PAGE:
January 3, 2012
Will Facebook, Google, Twitter Shut Down in 2012 to Protest SOPA?
Sometimes in life dramatic action must be taken in support of something you believe in. The Occupy Wall Street movement, albeit scattered in focus, is one of these such actions, as thousands have been arrested for taking a stand all over the world.
If high-level whisperings are true, popular social and search sites we rely so much on for everyday interactions and real-time information might be readying themselves (and us) for an absolute jaw-dropper.
Despite a number of warnings from social network and web hosting companies about its potential for governmental abuse, some say that H.R. 3261, commonly known as the Stop Online Piracy Act, has a good shot at passage.
Should this happen, members of the online trade association netCoalition have had “serious discussions about” shutting down part (or all) of free society’s most popular websites and social networks, according to netCoalition head Markham Erickson.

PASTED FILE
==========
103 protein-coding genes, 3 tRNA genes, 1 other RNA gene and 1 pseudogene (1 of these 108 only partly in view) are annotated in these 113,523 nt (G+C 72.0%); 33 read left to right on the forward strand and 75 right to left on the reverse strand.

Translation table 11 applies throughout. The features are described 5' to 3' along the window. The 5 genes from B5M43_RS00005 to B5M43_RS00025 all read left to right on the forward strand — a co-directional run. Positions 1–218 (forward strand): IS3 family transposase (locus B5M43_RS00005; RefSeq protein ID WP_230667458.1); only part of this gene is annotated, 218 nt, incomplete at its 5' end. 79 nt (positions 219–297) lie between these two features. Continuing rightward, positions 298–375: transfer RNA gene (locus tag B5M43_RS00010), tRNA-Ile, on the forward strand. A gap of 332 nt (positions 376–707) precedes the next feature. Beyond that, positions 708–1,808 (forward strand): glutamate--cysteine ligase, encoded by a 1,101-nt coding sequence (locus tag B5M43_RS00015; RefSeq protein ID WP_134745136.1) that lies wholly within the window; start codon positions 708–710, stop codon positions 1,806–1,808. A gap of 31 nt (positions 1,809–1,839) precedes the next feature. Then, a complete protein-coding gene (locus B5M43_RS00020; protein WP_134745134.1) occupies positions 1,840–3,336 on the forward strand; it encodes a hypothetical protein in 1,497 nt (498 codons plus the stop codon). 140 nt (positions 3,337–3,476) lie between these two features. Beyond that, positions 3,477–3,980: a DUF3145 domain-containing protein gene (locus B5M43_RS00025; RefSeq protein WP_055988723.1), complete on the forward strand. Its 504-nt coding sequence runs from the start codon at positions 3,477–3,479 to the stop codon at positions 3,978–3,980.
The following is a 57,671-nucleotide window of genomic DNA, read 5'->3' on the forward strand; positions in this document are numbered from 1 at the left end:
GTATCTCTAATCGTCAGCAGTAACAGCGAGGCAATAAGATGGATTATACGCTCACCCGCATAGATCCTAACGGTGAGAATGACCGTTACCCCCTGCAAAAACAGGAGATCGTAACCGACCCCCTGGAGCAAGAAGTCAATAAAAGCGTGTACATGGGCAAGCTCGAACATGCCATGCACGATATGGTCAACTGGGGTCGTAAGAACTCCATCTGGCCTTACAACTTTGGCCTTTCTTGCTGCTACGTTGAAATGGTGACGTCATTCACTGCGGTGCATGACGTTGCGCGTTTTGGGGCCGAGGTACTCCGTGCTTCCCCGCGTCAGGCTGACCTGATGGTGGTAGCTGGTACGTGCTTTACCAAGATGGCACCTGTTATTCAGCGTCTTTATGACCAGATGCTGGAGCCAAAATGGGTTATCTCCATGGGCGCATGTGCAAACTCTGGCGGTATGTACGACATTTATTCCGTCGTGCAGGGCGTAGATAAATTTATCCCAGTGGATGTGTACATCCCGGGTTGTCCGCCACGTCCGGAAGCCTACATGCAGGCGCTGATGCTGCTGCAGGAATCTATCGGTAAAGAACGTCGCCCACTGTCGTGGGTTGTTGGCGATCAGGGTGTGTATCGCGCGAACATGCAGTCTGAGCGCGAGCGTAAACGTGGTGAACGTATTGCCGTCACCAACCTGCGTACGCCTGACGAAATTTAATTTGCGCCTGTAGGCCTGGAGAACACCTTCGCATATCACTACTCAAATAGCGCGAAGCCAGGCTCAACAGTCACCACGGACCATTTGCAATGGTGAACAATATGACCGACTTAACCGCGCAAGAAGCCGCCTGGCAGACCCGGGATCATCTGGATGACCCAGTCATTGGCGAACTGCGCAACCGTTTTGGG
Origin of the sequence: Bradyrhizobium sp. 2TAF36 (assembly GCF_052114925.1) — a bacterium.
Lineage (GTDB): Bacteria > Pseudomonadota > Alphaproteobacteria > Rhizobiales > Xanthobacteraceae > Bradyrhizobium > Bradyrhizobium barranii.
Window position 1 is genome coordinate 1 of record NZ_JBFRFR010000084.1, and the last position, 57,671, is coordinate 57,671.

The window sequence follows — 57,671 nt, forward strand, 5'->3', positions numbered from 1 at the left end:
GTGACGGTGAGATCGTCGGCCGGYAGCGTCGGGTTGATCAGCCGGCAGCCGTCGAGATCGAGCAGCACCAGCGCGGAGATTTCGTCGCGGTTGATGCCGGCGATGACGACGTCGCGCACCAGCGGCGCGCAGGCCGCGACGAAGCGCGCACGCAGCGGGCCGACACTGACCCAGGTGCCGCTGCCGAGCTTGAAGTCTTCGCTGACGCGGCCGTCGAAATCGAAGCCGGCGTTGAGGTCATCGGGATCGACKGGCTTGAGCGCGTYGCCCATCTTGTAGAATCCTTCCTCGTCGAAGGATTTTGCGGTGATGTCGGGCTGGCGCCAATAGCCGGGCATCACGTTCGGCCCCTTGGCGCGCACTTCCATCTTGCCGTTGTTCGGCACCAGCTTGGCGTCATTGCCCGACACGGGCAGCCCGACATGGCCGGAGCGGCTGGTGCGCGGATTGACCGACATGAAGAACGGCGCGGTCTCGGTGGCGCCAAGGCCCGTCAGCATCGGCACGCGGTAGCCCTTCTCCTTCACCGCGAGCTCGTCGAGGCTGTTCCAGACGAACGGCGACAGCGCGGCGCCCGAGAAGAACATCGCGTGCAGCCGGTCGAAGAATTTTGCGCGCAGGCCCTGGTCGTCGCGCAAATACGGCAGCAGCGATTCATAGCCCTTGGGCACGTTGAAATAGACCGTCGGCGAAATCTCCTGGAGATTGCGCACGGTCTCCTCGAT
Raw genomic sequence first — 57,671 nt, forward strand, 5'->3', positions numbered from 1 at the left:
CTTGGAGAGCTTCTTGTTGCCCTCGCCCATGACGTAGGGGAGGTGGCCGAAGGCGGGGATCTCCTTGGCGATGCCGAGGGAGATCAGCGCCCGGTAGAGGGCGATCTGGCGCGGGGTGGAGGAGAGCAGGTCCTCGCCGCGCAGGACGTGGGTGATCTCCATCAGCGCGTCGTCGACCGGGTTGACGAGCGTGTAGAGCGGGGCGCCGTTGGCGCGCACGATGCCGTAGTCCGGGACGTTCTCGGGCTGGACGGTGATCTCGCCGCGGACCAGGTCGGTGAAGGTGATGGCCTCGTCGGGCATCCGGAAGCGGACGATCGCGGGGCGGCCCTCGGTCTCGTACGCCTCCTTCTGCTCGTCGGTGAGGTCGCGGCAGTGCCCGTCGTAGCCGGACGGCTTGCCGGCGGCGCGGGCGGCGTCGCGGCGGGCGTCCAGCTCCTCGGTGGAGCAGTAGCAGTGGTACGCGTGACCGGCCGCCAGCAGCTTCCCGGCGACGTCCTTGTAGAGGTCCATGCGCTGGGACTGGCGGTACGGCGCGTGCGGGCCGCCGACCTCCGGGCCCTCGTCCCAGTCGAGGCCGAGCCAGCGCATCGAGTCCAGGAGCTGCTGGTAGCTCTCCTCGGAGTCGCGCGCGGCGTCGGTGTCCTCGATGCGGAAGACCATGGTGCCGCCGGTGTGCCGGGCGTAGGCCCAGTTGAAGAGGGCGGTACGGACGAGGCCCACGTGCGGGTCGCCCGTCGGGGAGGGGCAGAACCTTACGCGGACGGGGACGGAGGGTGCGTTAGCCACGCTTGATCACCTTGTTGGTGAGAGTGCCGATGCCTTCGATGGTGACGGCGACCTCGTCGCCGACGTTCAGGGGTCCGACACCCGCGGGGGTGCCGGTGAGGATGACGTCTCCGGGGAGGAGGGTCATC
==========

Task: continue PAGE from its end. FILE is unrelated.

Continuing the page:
To get a feel for how big this could be, members of netCoalition include search sites such as Google, AOL and Yahoo!, social network powerhouses Facebook, Twitter, LinkedIn and Foursquare, online shopping stalwarts PayPal, Amazon and eBay, and Firefox founder Mozilla. Web founders of netCoalition include founders or CEOs of Netscape, Flickr and The Huffington Post.
Did that last paragraph get your attention?
If SOPA passes, netCoalition members are hoping a “nuclear option” of going dark with their sites will force a deluge of user emails, phone calls, and perhaps even angry mobs to the halls of Congress. If Google and Wikipedia’s home pages provided a simple description of why they’ve shut down, along with the legal ramifications of SOPA, that’s a lot of eyeballs getting an eye-full fast.
Google co-founder Sergey Brin has said SOPA’s passage “would put us on a par with the most oppressive nations in the world.” Twitter co-founders Jack Dorsey and Biz Stone agree that unprecedented “power to censor the Web” would be given birth to.
Should the CEOs of our favorite social sites, with a combined userbase of more than a billion people, decide to go nuclear, 2012 could get ugly fast.
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